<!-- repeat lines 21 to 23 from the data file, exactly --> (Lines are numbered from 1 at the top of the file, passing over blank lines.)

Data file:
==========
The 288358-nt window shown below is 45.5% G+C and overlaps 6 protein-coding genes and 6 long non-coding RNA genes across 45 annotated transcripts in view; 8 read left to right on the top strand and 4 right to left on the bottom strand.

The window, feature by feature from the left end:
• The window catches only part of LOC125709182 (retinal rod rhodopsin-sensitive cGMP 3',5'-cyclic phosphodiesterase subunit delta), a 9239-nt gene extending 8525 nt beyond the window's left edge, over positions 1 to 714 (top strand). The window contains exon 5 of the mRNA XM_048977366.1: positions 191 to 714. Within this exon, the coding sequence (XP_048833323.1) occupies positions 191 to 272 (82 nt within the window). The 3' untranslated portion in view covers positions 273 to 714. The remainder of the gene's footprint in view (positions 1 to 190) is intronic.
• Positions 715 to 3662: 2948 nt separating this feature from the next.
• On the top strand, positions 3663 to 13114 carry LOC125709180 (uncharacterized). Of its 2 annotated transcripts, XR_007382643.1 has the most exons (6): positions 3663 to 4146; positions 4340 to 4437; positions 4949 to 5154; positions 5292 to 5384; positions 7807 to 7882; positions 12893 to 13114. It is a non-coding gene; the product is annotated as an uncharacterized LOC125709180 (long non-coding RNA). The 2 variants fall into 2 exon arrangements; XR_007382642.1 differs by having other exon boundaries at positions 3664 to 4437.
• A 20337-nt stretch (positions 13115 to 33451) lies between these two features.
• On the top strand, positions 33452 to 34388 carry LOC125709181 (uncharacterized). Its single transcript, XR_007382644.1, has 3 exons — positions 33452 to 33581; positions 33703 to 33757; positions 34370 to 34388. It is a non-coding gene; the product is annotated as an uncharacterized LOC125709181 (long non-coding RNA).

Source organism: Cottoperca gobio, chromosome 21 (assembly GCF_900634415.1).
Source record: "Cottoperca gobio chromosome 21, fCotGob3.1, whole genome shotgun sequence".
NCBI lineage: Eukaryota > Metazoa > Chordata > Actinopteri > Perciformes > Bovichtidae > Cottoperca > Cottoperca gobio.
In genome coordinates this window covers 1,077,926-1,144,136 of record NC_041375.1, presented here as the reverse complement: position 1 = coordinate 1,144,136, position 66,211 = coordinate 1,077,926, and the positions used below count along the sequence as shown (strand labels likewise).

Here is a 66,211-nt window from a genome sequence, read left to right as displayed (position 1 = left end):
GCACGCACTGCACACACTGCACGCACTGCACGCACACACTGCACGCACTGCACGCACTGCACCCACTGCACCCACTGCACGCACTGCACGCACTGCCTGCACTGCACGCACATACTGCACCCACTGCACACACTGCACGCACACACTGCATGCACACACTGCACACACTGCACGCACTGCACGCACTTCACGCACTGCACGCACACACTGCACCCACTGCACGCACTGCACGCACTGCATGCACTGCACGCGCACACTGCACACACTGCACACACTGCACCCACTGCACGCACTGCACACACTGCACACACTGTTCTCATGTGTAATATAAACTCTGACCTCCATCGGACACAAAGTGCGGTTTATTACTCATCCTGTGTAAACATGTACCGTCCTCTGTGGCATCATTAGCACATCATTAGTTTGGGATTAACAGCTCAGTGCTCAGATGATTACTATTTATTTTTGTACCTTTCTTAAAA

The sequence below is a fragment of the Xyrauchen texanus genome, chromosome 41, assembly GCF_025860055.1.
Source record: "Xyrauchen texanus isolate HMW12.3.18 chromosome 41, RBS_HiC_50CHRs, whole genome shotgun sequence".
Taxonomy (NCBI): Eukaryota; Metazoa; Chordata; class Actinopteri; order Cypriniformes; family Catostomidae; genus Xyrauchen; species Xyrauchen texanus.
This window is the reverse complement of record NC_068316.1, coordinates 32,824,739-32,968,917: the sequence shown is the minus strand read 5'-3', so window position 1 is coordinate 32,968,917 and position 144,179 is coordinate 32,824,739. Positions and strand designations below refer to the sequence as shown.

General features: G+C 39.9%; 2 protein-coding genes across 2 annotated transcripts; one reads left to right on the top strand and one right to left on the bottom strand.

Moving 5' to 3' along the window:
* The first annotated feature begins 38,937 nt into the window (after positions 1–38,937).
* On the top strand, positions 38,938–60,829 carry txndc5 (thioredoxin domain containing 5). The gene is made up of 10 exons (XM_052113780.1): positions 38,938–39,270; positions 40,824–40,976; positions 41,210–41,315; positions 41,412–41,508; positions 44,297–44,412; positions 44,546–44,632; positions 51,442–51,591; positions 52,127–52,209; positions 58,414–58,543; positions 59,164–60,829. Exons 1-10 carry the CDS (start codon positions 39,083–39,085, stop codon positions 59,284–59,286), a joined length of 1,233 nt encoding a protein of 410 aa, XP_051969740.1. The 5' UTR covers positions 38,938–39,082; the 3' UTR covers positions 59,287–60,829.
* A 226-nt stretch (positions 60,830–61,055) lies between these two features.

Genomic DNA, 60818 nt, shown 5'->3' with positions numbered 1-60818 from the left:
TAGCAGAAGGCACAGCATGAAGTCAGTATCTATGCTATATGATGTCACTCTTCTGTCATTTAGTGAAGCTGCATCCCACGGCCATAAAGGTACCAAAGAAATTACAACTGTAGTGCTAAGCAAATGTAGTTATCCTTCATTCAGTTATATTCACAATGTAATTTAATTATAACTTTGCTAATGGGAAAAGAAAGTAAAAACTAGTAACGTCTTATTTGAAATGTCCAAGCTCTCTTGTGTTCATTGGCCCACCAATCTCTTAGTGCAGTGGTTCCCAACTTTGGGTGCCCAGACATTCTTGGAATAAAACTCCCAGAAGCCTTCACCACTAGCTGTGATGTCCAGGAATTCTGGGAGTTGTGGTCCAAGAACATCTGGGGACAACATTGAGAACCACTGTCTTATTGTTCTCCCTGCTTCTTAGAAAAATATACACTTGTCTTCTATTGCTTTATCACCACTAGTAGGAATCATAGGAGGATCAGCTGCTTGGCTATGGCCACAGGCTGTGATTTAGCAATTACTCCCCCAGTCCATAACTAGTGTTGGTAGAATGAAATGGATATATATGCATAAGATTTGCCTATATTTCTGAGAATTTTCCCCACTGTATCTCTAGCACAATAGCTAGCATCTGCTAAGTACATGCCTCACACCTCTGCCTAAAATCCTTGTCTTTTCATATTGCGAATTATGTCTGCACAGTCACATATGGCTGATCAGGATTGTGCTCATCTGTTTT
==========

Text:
* On the top strand, positions 38,938–60,829 carry txndc5 (thioredoxin domain containing 5). The gene is made up of 10 exons (XM_052113780.1): positions 38,938–39,270; positions 40,824–40,976; positions 41,210–41,315; positions 41,412–41,508; positions 44,297–44,412; positions 44,546–44,632; positions 51,442–51,591; positions 52,127–52,209; positions 58,414–58,543; positions 59,164–60,829. Exons 1-10 carry the CDS (start codon positions 39,083–39,085, stop codon positions 59,284–59,286), a joined length of 1,233 nt encoding a protein of 410 aa, XP_051969740.1. The 5' UTR covers positions 38,938–39,082; the 3' UTR covers positions 59,287–60,829.
* A 226-nt stretch (positions 60,830–61,055) lies between these two features.

Genomic DNA, 60818 nt, shown 5'->3' with positions numbered 1-60818 from the left: